Posted By Christopher Preble
On March 6, 2012
I have a new piece up at ForeignPolicy.com on Ron Paul and the Republican Party , focused in particular on the strong support that Paul draws from young people, with some additional speculation about where those young people will end up, if and when Paul steps back from his very public role. My instincts are that these young people are motivated at least as much by the ideas that Paul espouses as by Ron Paul, the person. If I am correct, many of them are likely to remain active in politics. I close with a warning to GOP leaders that they would be making a grave error if they ignored this libertarian-leaning voting bloc. Unfortunately, that is what the GOP’s leading candidate, Mitt Romney, seems to be doing by pushing a short-sighted plan for boosting military spending at a time when the country is awash in debt.
I have always been puzzled by the fact that conservatives who rail against welfare dependency here at home miss the pernicious effects of security dependency among our allies. Tim Pawlenty didn’t get it . Neither does Mitt Romney. Rather than questioning the mantras that have guided U.S. foreign policy for over a generation, Romney simply assumes that the United States will remain the world’s policeman, other countries will continue to free-ride on our security guarantees, and U.S. taxpayers will happily foot the bill. He proposes spending at least four percent of GDP on the military’s base budget, plus whatever additional money might be needed to fight the wars that he wants to fight (for example, this one ).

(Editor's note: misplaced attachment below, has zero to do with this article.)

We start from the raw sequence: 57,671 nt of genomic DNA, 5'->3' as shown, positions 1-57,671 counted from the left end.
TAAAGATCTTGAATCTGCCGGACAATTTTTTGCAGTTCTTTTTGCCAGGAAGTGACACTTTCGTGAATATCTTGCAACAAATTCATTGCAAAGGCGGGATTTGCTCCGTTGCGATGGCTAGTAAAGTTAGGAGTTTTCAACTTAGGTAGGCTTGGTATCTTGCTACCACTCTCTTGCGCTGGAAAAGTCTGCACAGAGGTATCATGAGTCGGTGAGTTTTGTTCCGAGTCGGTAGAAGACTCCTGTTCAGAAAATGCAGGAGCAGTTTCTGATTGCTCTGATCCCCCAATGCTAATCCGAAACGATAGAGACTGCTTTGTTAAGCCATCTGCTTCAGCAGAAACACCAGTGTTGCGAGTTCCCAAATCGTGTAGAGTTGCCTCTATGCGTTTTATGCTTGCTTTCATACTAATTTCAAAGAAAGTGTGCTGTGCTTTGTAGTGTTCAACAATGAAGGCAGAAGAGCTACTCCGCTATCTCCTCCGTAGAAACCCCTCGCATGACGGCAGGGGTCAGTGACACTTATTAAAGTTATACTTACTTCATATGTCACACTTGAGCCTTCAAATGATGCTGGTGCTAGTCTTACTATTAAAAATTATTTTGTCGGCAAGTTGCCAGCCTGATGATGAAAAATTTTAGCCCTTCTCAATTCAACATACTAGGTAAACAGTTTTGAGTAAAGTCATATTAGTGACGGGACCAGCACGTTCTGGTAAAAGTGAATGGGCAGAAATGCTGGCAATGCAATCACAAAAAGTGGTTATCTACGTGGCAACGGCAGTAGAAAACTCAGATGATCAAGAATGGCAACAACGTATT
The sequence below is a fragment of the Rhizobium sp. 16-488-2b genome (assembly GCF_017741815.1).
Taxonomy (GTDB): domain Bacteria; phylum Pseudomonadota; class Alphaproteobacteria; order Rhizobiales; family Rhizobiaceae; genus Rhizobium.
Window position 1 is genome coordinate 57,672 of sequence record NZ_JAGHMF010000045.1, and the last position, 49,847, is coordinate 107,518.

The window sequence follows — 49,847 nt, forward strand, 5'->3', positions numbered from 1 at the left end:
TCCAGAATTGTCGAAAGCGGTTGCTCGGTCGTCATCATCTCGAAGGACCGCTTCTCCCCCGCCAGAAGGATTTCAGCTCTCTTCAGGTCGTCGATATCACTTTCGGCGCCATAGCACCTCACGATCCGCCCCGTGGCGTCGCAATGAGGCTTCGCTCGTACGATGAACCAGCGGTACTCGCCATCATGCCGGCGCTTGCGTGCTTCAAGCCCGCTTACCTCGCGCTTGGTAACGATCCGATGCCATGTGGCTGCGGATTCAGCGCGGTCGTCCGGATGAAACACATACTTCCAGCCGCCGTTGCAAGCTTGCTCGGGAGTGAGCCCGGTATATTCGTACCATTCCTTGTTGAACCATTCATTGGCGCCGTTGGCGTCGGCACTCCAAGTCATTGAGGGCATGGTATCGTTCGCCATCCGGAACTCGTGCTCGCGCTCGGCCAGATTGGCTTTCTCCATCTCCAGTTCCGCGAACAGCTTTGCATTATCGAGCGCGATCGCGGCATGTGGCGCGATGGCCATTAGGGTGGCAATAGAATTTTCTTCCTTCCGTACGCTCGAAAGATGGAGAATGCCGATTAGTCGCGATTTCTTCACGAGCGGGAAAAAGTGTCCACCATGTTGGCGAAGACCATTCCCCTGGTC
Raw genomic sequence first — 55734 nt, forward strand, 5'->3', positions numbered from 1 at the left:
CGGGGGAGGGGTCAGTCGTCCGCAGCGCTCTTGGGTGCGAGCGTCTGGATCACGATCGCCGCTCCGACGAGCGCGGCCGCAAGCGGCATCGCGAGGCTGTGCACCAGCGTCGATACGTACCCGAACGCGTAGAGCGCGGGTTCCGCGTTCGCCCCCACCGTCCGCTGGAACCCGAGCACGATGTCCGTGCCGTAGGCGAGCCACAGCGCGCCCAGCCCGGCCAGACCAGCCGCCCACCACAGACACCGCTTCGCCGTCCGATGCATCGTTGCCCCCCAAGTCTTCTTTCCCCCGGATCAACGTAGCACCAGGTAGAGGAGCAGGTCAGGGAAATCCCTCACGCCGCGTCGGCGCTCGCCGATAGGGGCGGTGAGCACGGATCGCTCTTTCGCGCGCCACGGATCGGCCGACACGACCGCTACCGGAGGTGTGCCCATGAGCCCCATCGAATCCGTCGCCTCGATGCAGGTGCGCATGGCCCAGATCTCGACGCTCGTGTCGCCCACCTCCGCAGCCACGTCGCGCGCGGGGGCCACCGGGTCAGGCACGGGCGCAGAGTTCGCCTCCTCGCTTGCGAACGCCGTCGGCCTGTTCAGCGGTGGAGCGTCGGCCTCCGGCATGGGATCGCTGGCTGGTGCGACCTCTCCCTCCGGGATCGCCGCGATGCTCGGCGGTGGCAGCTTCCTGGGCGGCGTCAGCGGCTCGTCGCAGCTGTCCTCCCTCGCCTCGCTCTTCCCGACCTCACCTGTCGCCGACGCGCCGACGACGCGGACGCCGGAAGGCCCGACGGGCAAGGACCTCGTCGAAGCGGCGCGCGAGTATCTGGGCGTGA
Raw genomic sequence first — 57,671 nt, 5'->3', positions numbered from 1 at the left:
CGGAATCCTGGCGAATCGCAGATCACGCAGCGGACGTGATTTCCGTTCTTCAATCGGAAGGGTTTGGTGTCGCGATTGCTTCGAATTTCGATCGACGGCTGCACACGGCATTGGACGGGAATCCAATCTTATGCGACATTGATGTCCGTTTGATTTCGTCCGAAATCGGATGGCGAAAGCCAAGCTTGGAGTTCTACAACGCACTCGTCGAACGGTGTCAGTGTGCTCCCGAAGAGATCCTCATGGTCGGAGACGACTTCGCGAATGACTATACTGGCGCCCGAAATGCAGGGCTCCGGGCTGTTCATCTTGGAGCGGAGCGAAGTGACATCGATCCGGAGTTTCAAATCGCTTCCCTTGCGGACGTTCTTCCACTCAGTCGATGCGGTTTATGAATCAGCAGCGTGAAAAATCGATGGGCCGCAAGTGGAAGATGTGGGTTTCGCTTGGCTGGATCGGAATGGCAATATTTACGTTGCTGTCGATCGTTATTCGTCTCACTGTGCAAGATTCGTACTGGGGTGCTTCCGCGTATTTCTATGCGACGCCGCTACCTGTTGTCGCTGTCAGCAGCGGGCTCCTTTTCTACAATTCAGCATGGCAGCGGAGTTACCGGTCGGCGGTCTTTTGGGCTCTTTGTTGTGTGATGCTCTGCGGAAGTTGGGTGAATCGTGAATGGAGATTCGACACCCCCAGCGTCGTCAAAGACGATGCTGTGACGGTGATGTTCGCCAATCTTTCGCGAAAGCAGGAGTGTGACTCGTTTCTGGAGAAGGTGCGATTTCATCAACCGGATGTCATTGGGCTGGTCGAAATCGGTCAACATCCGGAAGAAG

I commented on the Four Percent Gimmick  a few months ago, and now I have a bit more detail about Romney’s plan relative to the Obama administration’s latest 10-year projections. I alluded to these numbers in the ForeignPolicy.com piece, and below provide some more detail. (I am grateful, as always, for the help of my colleague Charles Zakaib in sorting through these, and in preparing the charts).